AR or VR – What’s the difference?

The key difference between VR viewers and smart glasses is that smart glasses work with the existing environment, attempting to add information to help the user navigate it, or otherwise assisting them in what they are doing, much like smartphones. Virtual Reality viewer is more of an immersive experience that seeks to take the user to a different space, either for entertainment or convenience.

For example, VR headsets are used to provide flight simulation experiences for pilots or to give homebuyers a tour of a house that has not yet been constructed. Smart glasses using AR technology have been designed to be small and lightweight so that the user can wear them to perform their usual daily tasks, whereas VR headsets are generally quite bulky and aren’t designed to be worn for long periods.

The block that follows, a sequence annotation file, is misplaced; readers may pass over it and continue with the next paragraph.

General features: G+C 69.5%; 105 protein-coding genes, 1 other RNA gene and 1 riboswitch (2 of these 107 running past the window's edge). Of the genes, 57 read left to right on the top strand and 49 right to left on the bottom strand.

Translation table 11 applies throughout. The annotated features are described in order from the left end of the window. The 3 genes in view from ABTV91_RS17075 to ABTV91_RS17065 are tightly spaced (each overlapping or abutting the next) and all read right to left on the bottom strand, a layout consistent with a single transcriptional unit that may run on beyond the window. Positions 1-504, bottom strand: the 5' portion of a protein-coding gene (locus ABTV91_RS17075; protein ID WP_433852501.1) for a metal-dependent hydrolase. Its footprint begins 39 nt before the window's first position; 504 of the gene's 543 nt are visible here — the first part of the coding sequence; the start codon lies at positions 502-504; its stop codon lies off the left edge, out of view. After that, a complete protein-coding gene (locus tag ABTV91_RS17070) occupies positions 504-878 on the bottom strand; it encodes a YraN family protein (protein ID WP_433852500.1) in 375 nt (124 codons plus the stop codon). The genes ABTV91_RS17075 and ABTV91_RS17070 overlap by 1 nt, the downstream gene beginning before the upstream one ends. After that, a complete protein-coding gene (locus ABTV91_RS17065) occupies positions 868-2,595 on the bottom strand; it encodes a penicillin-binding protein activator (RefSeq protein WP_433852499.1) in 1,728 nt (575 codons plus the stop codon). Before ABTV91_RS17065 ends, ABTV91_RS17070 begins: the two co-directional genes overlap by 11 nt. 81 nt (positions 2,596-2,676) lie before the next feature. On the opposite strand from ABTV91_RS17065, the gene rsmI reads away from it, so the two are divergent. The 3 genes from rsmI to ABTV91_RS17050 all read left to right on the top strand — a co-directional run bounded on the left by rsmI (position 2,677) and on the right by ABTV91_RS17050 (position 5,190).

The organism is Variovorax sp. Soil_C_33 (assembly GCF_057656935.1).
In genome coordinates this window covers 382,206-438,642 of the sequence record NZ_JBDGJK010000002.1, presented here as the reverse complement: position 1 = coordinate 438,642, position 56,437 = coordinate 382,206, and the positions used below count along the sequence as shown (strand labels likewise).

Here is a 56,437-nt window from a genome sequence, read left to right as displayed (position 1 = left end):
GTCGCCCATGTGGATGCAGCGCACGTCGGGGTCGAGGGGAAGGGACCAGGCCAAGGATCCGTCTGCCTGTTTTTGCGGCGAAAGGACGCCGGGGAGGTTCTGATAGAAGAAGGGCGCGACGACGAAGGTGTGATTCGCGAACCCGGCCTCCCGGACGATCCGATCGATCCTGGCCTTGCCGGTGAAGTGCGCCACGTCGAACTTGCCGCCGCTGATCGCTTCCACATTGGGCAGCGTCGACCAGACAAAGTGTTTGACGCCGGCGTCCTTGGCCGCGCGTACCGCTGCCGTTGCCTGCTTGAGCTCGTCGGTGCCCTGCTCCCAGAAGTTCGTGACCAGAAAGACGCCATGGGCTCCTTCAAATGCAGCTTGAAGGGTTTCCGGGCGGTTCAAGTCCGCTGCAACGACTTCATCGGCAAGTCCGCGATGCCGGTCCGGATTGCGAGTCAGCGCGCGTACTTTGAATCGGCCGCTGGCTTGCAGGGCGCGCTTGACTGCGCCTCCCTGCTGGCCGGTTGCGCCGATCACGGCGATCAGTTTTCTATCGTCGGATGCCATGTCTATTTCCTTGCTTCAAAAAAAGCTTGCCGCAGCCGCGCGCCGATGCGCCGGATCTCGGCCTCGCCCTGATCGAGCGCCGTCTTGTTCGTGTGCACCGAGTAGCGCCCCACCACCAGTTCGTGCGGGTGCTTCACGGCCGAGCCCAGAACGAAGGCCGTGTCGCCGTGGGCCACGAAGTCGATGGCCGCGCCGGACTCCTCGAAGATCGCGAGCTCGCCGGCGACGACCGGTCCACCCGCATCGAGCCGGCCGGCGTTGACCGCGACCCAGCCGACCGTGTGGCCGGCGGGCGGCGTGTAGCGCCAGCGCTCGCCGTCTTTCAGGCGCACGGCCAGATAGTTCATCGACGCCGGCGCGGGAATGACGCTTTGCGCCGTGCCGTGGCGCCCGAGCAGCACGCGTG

How are industrial smart glasses different from consumer versions?

As we have noted, smart glasses first came to the market as a consumer product but they never really captured the popular imagination. The aim of the consumer market is to offer a more convenient way of accessing the internet, focusing on tasks such as shopping, navigating space, and making payments. Design is a key consideration for consumer smart glasses and some of the earlier, more clunky versions may be a key reason why their adoption never really caught on.

Industrial smart glasses don’t have the same fashion considerations, but the hardware needs to be suited to more punishing environments – this means many devices may need to be dustproof and waterproof, have more heavy-duty frames, or be compatible with hard hats.

Safety is also a key consideration for glasses aimed at the industrial market as users may be wearing them while operating heavy machinery, or performing some other dangerous task. As such, visual interruption needs to be minimum, ensuring that information appears in a way that helps but doesn’t hinder the user.

What are some of the main applications of wearable technologies in Industry 4.0?

Industry 4.0 combines new technologies such as AR and the Internet of Things to improve manufacturing processes. Smart glasses can be integrated with AR technologies to assist industrial processes and offer significant benefits such as increased operational productivity and efficiency and improved quality and accountability.